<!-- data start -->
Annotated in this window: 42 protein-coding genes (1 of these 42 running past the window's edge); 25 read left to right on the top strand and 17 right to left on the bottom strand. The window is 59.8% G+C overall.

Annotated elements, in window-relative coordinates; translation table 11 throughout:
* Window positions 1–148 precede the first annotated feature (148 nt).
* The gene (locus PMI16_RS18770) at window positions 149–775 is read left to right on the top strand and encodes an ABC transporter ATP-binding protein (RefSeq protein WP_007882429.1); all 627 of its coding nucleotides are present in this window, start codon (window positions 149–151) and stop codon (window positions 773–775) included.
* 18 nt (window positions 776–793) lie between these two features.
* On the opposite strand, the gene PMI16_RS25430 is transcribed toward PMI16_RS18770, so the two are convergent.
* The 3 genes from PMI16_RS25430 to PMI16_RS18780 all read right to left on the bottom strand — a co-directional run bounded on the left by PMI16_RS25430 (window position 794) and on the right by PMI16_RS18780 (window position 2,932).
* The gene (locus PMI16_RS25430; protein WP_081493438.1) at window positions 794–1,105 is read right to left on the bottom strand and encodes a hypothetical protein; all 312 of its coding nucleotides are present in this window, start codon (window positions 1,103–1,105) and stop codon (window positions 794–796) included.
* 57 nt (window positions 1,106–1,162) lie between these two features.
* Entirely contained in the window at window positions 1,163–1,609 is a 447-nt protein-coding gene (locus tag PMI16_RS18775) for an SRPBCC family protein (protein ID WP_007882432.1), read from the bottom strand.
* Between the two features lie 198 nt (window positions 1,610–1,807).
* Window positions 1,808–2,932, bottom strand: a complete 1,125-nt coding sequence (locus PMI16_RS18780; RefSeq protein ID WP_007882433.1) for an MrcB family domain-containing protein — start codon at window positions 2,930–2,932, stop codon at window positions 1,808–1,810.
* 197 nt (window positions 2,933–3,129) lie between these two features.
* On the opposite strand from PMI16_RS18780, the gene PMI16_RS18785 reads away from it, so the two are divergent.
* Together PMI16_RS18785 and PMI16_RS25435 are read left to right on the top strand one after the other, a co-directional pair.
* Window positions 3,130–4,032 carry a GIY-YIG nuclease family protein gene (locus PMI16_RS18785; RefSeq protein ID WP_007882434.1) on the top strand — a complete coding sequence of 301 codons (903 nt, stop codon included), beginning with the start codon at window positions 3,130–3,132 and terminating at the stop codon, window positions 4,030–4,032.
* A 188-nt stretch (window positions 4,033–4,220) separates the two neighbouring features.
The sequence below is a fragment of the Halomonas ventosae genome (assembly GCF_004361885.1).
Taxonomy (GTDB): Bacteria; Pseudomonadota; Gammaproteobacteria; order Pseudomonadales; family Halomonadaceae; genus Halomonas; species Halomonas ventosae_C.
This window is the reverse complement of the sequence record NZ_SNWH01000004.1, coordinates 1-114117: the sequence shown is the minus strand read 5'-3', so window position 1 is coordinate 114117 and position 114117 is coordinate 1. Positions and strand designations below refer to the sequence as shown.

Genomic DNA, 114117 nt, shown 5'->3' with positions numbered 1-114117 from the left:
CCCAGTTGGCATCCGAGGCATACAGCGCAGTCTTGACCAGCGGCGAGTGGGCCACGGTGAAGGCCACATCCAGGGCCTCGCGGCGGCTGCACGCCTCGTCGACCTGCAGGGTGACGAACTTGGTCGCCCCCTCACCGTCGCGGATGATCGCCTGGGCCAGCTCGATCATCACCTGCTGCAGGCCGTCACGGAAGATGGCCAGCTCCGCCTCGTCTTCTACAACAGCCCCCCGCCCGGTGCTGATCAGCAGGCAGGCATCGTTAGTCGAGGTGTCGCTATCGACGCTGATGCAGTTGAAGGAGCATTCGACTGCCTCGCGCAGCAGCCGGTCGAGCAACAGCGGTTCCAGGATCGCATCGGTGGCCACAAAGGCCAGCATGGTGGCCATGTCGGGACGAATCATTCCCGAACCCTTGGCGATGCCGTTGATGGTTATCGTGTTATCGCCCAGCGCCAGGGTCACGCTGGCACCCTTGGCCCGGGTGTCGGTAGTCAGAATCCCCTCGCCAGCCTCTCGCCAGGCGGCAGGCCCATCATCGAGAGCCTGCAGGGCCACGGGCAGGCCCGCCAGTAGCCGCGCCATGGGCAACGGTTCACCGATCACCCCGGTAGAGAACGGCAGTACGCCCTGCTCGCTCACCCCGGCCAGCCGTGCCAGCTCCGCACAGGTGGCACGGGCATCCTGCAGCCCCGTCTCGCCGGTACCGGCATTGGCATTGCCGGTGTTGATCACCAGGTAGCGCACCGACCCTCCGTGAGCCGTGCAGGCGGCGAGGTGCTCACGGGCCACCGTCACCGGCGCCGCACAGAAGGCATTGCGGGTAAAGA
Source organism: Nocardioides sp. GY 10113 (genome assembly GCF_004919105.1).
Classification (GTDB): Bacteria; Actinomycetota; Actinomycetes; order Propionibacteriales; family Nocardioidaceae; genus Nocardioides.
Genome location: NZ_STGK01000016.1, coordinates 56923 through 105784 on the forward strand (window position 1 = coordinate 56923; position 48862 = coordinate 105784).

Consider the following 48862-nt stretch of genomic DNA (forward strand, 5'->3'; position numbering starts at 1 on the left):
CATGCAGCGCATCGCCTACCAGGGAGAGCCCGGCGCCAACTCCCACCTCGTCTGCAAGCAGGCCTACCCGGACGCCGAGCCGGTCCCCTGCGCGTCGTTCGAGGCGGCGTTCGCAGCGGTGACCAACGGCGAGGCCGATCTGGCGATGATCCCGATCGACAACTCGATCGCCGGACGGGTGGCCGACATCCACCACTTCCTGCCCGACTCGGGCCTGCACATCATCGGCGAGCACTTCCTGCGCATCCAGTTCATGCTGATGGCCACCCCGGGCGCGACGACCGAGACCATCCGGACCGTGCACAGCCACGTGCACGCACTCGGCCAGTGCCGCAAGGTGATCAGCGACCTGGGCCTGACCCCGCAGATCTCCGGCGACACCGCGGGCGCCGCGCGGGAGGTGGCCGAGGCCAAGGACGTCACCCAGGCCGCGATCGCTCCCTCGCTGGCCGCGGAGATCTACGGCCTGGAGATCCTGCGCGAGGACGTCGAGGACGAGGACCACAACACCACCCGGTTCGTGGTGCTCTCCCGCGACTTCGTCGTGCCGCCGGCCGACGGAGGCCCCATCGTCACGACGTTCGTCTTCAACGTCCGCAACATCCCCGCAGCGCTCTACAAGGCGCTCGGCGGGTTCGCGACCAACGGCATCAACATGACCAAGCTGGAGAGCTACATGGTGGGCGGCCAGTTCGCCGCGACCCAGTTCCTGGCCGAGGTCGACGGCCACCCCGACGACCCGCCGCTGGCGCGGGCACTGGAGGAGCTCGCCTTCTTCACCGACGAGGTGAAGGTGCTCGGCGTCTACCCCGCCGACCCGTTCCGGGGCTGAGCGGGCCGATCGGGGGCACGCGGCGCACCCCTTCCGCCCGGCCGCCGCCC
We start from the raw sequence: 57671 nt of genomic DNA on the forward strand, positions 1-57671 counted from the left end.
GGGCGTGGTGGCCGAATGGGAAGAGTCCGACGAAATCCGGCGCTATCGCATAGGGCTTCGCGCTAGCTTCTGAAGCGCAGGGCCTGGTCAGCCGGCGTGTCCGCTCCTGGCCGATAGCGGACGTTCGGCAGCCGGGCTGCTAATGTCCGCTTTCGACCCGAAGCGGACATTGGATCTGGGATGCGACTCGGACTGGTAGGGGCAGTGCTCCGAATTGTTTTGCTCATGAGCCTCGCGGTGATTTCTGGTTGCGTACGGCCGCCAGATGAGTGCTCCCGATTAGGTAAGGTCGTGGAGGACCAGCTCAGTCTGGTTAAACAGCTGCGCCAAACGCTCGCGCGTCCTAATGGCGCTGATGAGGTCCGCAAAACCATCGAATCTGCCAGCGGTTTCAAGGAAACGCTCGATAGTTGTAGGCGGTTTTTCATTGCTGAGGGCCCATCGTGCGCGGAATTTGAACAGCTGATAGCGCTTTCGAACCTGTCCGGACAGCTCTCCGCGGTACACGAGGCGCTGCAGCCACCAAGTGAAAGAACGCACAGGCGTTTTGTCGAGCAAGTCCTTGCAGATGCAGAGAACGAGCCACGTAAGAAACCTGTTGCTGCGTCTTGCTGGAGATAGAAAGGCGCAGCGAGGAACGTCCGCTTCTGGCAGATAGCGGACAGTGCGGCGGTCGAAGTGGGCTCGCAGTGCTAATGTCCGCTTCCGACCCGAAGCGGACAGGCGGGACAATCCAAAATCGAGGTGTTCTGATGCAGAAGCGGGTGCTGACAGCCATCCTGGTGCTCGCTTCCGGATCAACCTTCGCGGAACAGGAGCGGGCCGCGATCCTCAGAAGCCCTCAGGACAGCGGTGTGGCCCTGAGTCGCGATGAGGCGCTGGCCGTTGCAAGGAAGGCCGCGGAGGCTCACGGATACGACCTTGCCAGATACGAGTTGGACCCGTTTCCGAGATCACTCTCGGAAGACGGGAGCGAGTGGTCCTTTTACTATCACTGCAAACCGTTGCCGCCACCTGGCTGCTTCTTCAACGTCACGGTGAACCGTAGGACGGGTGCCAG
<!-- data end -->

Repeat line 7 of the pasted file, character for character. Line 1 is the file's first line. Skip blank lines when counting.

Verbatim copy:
* The 3 genes from PMI16_RS25430 to PMI16_RS18780 all read right to left on the bottom strand — a co-directional run bounded on the left by PMI16_RS25430 (window position 794) and on the right by PMI16_RS18780 (window position 2,932).